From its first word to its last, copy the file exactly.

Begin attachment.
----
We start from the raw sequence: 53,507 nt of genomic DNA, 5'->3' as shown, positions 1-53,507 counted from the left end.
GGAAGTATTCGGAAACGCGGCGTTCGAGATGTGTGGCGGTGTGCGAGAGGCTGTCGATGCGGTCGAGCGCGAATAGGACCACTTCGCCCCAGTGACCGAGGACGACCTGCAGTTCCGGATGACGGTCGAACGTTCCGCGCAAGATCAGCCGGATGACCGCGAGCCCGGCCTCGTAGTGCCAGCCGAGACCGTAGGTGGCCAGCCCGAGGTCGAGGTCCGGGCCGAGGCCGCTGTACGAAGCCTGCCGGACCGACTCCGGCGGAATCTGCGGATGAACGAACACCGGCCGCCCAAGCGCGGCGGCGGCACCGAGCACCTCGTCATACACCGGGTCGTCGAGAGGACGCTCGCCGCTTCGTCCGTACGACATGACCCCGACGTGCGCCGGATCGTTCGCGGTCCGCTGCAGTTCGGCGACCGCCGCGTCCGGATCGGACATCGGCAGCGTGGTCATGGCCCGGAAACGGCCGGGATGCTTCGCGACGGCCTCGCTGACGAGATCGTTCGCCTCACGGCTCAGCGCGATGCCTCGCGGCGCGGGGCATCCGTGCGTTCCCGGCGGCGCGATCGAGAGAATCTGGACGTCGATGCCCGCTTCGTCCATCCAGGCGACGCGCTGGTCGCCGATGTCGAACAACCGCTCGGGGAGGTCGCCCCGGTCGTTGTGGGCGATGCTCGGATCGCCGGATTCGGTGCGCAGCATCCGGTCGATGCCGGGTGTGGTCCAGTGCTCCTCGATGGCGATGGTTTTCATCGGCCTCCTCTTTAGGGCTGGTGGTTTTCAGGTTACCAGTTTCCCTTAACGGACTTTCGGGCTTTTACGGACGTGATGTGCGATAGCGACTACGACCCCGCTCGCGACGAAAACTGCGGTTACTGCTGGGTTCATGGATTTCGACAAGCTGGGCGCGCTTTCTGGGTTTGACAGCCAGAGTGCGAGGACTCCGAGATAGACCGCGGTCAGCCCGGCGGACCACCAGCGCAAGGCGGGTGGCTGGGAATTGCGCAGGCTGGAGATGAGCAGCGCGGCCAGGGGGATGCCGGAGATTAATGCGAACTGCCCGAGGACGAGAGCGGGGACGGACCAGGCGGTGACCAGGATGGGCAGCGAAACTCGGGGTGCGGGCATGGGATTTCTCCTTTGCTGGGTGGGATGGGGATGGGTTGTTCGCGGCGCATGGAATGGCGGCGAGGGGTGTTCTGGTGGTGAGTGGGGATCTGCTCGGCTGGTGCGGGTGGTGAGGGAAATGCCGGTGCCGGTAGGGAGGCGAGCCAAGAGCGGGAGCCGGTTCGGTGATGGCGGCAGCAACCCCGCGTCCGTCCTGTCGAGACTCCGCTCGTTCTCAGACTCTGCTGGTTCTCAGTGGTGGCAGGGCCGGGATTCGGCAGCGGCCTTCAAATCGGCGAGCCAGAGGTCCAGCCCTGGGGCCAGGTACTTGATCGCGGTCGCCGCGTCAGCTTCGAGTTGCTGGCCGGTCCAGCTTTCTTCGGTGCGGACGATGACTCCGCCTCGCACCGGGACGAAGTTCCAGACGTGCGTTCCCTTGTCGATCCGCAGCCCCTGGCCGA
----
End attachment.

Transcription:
We start from the raw sequence: 53,507 nt of genomic DNA, 5'->3' as shown, positions 1-53,507 counted from the left end.
GGAAGTATTCGGAAACGCGGCGTTCGAGATGTGTGGCGGTGTGCGAGAGGCTGTCGATGCGGTCGAGCGCGAATAGGACCACTTCGCCCCAGTGACCGAGGACGACCTGCAGTTCCGGATGACGGTCGAACGTTCCGCGCAAGATCAGCCGGATGACCGCGAGCCCGGCCTCGTAGTGCCAGCCGAGACCGTAGGTGGCCAGCCCGAGGTCGAGGTCCGGGCCGAGGCCGCTGTACGAAGCCTGCCGGACCGACTCCGGCGGAATCTGCGGATGAACGAACACCGGCCGCCCAAGCGCGGCGGCGGCACCGAGCACCTCGTCATACACCGGGTCGTCGAGAGGACGCTCGCCGCTTCGTCCGTACGACATGACCCCGACGTGCGCCGGATCGTTCGCGGTCCGCTGCAGTTCGGCGACCGCCGCGTCCGGATCGGACATCGGCAGCGTGGTCATGGCCCGGAAACGGCCGGGATGCTTCGCGACGGCCTCGCTGACGAGATCGTTCGCCTCACGGCTCAGCGCGATGCCTCGCGGCGCGGGGCATCCGTGCGTTCCCGGCGGCGCGATCGAGAGAATCTGGACGTCGATGCCCGCTTCGTCCATCCAGGCGACGCGCTGGTCGCCGATGTCGAACAACCGCTCGGGGAGGTCGCCCCGGTCGTTGTGGGCGATGCTCGGATCGCCGGATTCGGTGCGCAGCATCCGGTCGATGCCGGGTGTGGTCCAGTGCTCCTCGATGGCGATGGTTTTCATCGGCCTCCTCTTTAGGGCTGGTGGTTTTCAGGTTACCAGTTTCCCTTAACGGACTTTCGGGCTTTTACGGACGTGATGTGCGATAGCGACTACGACCCCGCTCGCGACGAAAACTGCGGTTACTGCTGGGTTCATGGATTTCGACAAGCTGGGCGCGCTTTCTGGGTTTGACAGCCAGAGTGCGAGGACTCCGAGATAGACCGCGGTCAGCCCGGCGGACCACCAGCGCAAGGCGGGTGGCTGGGAATTGCGCAGGCTGGAGATGAGCAGCGCGGCCAGGGGGATGCCGGAGATTAATGCGAACTGCCCGAGGACGAGAGCGGGGACGGACCAGGCGGTGACCAGGATGGGCAGCGAAACTCGGGGTGCGGGCATGGGATTTCTCCTTTGCTGGGTGGGATGGGGATGGGTTGTTCGCGGCGCATGGAATGGCGGCGAGGGGTGTTCTGGTGGTGAGTGGGGATCTGCTCGGCTGGTGCGGGTGGTGAGGGAAATGCCGGTGCCGGTAGGGAGGCGAGCCAAGAGCGGGAGCCGGTTCGGTGATGGCGGCAGCAACCCCGCGTCCGTCCTGTCGAGACTCCGCTCGTTCTCAGACTCTGCTGGTTCTCAGTGGTGGCAGGGCCGGGATTCGGCAGCGGCCTTCAAATCGGCGAGCCAGAGGTCCAGCCCTGGGGCCAGGTACTTGATCGCGGTCGCCGCGTCAGCTTCGAGTTGCTGGCCGGTCCAGCTTTCTTCGGTGCGGACGATGACTCCGCCTCGCACCGGGACGAAGTTCCAGACGTGCGTTCCCTTGTCGATCCGCAGCCCCTGGCCGA